Modern British design was profoundly influenced by Jewish immigrants who fled Nazi Europe in the 1930s and 1940s. Seeking refuge in the UK, they brought new skills and ideas to the industry, according to a new exhibition at London's Jewish Museum
Showcasing the work of around 20 designers, "Designs on Britain" spans industrial and graphic design, branding, publishing and typography.
"It shows how much we owe to immigrants, outsiders (and) people who weren't raised in Britain, who arrived here -- for the most part -- as refugees," said curator Joanne Rosenthal in a phone interview. "Some of the most iconic British designs were produced by immigrants to this country."
The exhibition features designs commissioned by notable public institutions such as London Transport, British Rail and the General Post Office. It also highlights Jewish immigrants' influence on major British brands like Penguin Books, the sugar company Tate & Lyle and retail group John Lewis.
A new exhibition at London's Jewish Museum highlights the major contributions of émigré designers to 20th century British design. Among those are street signs for the City of Westminster, a very familiar sight for anyone who's visited London, designed by Misha Black: "He was a towering figure in British design, he co-founded an organization called the Design Research Unit, which was responsible for making our streets and daily commutes what they are today," said curator Joanne Rosenthal. Credit: © Jewish Museum London
"There were many emigre designers who did important work here, so we decided to make a selection based on people who worked for the biggest and most quintessentially British organizations," Rosenthal said.
"Still, it wasn't easy to select the designers, as there were so many good candidates. It was an extraordinary generation."
The exhibition places particular emphasis on graphic design, a field which naturally attracted immigrants schooled in the language of European modernism. The sector was also popular because it offered more commercial opportunities and a solid source of income.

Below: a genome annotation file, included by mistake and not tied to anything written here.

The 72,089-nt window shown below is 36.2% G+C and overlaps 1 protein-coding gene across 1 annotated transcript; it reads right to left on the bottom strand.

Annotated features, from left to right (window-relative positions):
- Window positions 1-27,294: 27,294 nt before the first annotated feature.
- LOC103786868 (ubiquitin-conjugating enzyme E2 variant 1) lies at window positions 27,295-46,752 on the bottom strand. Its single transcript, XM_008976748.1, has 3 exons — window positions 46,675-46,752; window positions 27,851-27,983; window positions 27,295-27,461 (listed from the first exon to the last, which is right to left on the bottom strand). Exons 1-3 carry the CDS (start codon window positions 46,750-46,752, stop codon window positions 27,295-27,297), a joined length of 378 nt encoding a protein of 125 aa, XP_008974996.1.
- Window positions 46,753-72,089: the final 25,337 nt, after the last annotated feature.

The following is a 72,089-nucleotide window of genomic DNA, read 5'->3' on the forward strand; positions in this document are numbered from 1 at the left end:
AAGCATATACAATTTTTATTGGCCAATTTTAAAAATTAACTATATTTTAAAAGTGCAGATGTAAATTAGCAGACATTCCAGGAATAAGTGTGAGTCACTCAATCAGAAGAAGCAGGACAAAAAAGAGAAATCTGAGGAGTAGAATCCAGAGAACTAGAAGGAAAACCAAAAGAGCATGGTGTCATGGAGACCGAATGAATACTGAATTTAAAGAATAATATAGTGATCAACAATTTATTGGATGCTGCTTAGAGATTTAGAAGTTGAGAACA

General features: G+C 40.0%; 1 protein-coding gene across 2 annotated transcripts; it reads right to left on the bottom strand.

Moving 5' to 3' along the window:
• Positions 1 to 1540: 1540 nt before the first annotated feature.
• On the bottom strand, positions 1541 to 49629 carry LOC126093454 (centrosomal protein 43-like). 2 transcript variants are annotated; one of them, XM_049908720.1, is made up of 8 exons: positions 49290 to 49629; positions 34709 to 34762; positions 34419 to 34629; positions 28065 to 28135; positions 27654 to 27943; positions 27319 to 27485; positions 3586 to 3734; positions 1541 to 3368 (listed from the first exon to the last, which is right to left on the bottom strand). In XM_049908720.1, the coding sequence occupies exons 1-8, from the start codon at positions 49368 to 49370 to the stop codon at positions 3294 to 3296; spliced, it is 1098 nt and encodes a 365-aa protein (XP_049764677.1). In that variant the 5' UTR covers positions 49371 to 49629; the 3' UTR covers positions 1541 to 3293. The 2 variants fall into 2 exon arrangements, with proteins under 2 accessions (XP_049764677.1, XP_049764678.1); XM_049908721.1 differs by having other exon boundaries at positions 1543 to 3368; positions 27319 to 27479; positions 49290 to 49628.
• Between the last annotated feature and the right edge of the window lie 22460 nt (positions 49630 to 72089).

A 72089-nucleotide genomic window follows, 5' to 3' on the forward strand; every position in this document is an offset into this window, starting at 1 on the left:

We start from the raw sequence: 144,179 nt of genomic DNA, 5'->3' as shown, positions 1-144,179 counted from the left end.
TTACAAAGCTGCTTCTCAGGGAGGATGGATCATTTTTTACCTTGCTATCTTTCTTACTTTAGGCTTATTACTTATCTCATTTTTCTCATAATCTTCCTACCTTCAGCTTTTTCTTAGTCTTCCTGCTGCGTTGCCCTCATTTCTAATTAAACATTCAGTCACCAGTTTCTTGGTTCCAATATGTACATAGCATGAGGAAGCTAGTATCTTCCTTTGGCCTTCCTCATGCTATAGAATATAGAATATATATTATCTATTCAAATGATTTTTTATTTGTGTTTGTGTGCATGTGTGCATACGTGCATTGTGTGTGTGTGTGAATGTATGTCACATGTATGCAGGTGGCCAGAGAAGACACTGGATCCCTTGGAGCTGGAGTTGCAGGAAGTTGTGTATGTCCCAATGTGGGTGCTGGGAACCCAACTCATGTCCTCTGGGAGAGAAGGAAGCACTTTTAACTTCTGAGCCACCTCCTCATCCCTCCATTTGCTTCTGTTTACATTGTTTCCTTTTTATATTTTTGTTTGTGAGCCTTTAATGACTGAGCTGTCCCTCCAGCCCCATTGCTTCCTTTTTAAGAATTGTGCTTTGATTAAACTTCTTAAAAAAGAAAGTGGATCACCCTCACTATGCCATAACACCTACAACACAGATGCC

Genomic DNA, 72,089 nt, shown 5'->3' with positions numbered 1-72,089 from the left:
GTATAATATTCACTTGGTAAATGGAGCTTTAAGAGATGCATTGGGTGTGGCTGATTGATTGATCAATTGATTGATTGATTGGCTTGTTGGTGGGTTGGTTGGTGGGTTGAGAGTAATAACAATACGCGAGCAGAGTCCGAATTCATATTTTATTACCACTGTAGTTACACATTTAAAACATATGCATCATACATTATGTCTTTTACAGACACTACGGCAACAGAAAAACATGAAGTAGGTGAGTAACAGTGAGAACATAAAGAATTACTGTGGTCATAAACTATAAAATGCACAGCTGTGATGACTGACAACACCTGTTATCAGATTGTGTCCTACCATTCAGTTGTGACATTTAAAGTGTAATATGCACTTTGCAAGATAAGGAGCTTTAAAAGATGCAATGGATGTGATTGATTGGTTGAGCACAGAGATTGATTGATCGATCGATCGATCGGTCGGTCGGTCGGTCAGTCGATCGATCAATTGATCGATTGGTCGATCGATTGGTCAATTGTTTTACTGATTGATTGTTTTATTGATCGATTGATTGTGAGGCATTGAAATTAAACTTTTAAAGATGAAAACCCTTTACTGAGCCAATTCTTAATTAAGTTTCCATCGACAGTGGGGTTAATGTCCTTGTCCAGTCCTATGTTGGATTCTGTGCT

Among the most recognizable exhibits are London Transport's bus stops by Hans Schleger, the City of Westminster signs by Misha Black and classic posters for London Underground, the General Post Office and the War Office. A more surprising inclusion is Raleigh's 'Chopper' bike, a cult item and beloved icon of British product design.
"It was created by Tom Karen, who grew up in the former Czechoslovakia, had his childhood interrupted by the war and arrived in Britain as the war was still going on," Rosenthal said.
The Raleigh Chopper bicycle was originally designed by Tom Karen and launched in 1969. Credit: © Jewish Museum London
"He was interested in what made children tick, and this bike made them feel they were on a motorcycle, thanks to details like the suspension and gear stick."
Another item of note is the "Four Hands" poster, designed by FHK Henrion in 1944. Commissioned to be distributed on D-day, it shows four hands, representing each of the Allies, ripping up a swastika.
"Henrion arrived in Britain as a refugee from Nazi Germany and was immediately interned on arrival as an enemy alien -- as so many German Jews were at the time," said Rosenthal. "He was freed on the Isle of Man after the Ministry of Information realized he'd be a more useful contributor to the war effort as a poster designer than in internment."
The exhibition, according to Rosenthal, is the first to focus on the contributions of immigrants to British design. It is the result of a year spent scanning archives and collections across the UK: "There was an untold story to tell," she said.
"Cultural institutions have a responsibility to educate the public about their own history and inform around topical issues, to make that history relevant to the present day."
"Designs on Britain"
is on at the Jewish Museum in London until April 15, 2018